Nobody Calls Anymore

I just had a meeting with a potential new client from China.  It went well enough that halfway through he asked me, “So how do you communicate with your clients?” To which I responded, “Telephone, text, Skype, FaceTIme or email.” He queried. “What about WhatsAp?” And right there, in my Park Avenue office conference room we stopped our meeting in order to connect via WhatsAp.

I think it’s an extraordinary thing that we now have so many tools with which to communicate to potential clients, friends and family…yet, somehow the art of communication has fallen to the wayside.

Here are a few of some valuable tips on how to make the most out of the art of communicating:

  • Come prepared. Prepare a list of points that need to be covered in the conversation.
  • Listen before you speak. Make sure you have not only talking points prepared, but also listening points. Don’t be in such a hurry to get your opinion or thoughts across and therefore miss the important nuances that are coming from your client.
  • Avoid relying on visual aids. Steve Jobs instituted a rule at Apple that banned all PowerPoint presentation. Be prepared to use works, compelling storytelling and nonverbal cues to communicate your points.
  • Non-verbal cues. One study found that nonverbal communication accounted for 55 percent of how an audience perceived a presenter. That means that the majority of what you say is communicated not through words, but through physical cues. Fill up the space you are given, maintain eye contact and if appropriate, move around the space.
  • Don’t interrupt. It is very rude to interrupt a person while they are speaking. Nobody likes to be interrupted because it hampers the thought process and it is disrespectful.
  • Don’t be defensive. Be neutral and transparent so that you can understand what is being discussed. Always maintain the balance in the conversation so that everyone involved in the discussion has a fair part in it.
  • Don’t deviate. Stay focused on the agenda at hand. Always maintain the balance in the conversation so that everyone involved in the discussion has a fair part in it.
  • Be confident. If you’ve been invited to the table, then assume that you are expected to be part of the conversation.  Don’t look for validation or an invitation to join the conversation from your superior.
  • Be open to new ideas. New ideas can come unexpectedly, so if a younger, less experienced member of the team comes up with a great new idea, or helps open your eyes to a new direction, be open and receptive.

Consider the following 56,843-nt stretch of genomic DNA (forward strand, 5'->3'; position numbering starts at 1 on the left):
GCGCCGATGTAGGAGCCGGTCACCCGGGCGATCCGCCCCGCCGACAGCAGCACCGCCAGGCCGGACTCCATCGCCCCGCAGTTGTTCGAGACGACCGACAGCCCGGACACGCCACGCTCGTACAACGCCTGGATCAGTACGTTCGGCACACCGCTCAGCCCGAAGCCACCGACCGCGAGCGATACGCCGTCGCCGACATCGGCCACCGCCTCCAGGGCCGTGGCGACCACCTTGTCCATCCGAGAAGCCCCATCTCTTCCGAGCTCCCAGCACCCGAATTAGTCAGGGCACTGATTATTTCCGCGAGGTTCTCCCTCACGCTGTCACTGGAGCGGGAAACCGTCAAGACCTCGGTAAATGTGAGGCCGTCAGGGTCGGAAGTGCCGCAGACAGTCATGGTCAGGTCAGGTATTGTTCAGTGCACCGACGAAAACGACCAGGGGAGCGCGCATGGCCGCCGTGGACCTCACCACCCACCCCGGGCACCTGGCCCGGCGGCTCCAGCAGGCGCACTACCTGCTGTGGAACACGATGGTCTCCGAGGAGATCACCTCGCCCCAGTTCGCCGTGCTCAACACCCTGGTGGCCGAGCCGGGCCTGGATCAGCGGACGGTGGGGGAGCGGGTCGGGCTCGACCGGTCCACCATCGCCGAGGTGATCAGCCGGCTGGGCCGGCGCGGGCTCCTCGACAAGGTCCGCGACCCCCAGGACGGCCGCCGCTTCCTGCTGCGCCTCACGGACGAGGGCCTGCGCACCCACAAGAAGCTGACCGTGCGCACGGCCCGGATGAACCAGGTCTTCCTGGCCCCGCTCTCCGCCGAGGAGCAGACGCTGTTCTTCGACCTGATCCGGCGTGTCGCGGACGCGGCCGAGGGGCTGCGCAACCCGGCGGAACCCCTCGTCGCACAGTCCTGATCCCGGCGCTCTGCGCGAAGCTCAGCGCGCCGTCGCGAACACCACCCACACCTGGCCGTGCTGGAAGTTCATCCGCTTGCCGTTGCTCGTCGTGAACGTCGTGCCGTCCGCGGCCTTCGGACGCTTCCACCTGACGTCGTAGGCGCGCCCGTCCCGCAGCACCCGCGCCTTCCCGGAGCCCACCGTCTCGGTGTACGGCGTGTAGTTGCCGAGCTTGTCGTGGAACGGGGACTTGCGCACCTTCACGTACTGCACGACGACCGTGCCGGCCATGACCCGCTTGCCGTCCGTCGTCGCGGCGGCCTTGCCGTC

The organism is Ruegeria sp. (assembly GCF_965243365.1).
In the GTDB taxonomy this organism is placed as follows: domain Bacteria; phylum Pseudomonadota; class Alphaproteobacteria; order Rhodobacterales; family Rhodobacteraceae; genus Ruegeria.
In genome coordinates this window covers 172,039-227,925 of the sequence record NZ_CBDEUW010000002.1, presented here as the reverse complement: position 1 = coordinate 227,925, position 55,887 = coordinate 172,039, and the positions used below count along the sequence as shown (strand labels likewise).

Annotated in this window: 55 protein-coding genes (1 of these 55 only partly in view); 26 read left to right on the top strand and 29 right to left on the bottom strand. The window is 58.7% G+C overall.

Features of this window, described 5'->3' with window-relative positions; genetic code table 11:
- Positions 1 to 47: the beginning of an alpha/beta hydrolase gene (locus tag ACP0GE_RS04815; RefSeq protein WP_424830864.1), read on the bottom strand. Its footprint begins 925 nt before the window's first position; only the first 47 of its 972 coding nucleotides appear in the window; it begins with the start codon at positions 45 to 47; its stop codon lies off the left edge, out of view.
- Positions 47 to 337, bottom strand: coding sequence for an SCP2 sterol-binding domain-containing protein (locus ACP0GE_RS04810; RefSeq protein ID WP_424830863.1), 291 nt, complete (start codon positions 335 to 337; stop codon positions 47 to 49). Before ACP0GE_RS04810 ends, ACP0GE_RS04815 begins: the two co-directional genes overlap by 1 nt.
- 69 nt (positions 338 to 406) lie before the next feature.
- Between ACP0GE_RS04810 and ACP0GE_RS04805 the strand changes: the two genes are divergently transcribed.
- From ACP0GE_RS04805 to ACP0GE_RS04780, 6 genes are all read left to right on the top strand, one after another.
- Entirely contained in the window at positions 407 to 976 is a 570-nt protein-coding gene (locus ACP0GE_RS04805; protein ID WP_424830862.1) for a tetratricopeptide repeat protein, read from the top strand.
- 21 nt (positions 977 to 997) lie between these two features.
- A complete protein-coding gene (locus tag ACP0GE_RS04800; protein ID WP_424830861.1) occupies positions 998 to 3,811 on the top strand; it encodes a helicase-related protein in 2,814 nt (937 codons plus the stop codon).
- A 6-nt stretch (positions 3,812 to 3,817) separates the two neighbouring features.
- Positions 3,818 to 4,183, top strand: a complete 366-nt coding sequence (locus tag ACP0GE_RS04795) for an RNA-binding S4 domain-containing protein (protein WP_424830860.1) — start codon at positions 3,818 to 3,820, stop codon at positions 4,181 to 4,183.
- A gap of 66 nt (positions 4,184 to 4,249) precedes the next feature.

• Explore new communications methods. Just like when my Chinese client suggested opening a line of commutations via WhatsAp, be open to some of the newer technology that may make communication easier, faster and more effective.
  • Master the art of timing. Great communicators, like all great comedians, are able to feel out their audience to determine when to move on to a new topic or when to reiterate an idea.

The Big Idea can be Found in Odd Places

 

The pressure is on. The  public relations agency client is coming in from out of town. You need to be able to present some new ideas, new strategy and new thinking. But, for the moment your mind is dried up. How often have you found yourself in this impossible position? Well, I for one suggest that the best thing you can do is leave your desk, take a break, go out to grab lunch or just take a walk around the block to help unblock your creative mind.

Here are some of the most unremarkable creative venues in which I have come up with some great Big Ideas.

  1. A Bathroom Break.Never go to the bathroom without a pen tucked in your ear. And the white toilet paper or paper towels can afford a great impromptu place to write up a brainstorm. Or take your cellphone and jot your ideas on the Notebook app.
  2. Coffee Shop. A warm caffeinated drink on a cold day can not only warm your body, by rev up your mind too.
  3. Dog Walk. Take your dog for a long walk and enjoy nature, even if it’s in mid-town Manhattan or in the rural Vermont mountains. Relaxation will lead to freedom of body and mind.
  4. Home choirs. Yup, that mindless buzz of the vacuum will help you focus on one thing, the noise. And that’s great, because the less you focus on the more you open up your mind to new ideas. They don’t say “whistle while you work” for nothing.
  5. The Shower. Have that cellphone or that pen and paper on hand. The soothing moisture and warm environment are a breeding space for great ideas.
  6. Close your eyes and daydream. Close your eyes and picture yourself in your perfect environment. A holiday retreat. A walk on the beach. Swinging in a hammock. Take yourself temporarily out of your current environment and let the creative juices begin to flow.
  7. Take a power nap. Limit your naps to a maximum of 30 minutes. This well help to refresh and refocus you without interfering with your usual nightly routine or causing you to struggle to nod off come bedtime
  8. Play with toys. You gotta have office toys. There are some standard office toys including a slinky, a kaleidoscope, ball and jacks, fidget spinner. Take a break and play with your toys.
  9. Shake up your surroundings. If your office is near a park, like Central Park in New York, put on your coat and take a power walk through the meadows and trees. A walk in the woods is always great for clearing the mind.
  10. Sleep on it. And, if all else fails, go home and sleep on it. Everything seems better in the morning.

Life is a journey, and big ideas often lie along its path.